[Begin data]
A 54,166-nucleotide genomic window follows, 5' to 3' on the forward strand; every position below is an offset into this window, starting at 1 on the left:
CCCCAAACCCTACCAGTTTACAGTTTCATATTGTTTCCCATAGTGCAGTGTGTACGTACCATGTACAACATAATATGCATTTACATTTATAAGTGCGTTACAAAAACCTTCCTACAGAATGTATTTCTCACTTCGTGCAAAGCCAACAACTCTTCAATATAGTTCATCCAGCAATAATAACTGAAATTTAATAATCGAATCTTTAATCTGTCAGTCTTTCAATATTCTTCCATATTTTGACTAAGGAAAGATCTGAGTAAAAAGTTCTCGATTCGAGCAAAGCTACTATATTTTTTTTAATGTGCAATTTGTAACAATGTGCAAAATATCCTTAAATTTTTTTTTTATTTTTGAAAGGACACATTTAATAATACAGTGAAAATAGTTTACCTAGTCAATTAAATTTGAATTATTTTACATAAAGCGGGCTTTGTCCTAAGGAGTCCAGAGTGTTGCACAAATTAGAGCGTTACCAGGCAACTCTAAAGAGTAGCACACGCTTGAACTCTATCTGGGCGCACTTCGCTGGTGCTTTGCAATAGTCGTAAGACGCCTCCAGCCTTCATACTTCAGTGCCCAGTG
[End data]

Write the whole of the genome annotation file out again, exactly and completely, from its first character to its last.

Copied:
A 54,166-nucleotide genomic window follows, 5' to 3' on the forward strand; every position below is an offset into this window, starting at 1 on the left:
CCCCAAACCCTACCAGTTTACAGTTTCATATTGTTTCCCATAGTGCAGTGTGTACGTACCATGTACAACATAATATGCATTTACATTTATAAGTGCGTTACAAAAACCTTCCTACAGAATGTATTTCTCACTTCGTGCAAAGCCAACAACTCTTCAATATAGTTCATCCAGCAATAATAACTGAAATTTAATAATCGAATCTTTAATCTGTCAGTCTTTCAATATTCTTCCATATTTTGACTAAGGAAAGATCTGAGTAAAAAGTTCTCGATTCGAGCAAAGCTACTATATTTTTTTTAATGTGCAATTTGTAACAATGTGCAAAATATCCTTAAATTTTTTTTTTATTTTTGAAAGGACACATTTAATAATACAGTGAAAATAGTTTACCTAGTCAATTAAATTTGAATTATTTTACATAAAGCGGGCTTTGTCCTAAGGAGTCCAGAGTGTTGCACAAATTAGAGCGTTACCAGGCAACTCTAAAGAGTAGCACACGCTTGAACTCTATCTGGGCGCACTTCGCTGGTGCTTTGCAATAGTCGTAAGACGCCTCCAGCCTTCATACTTCAGTGCCCAGTG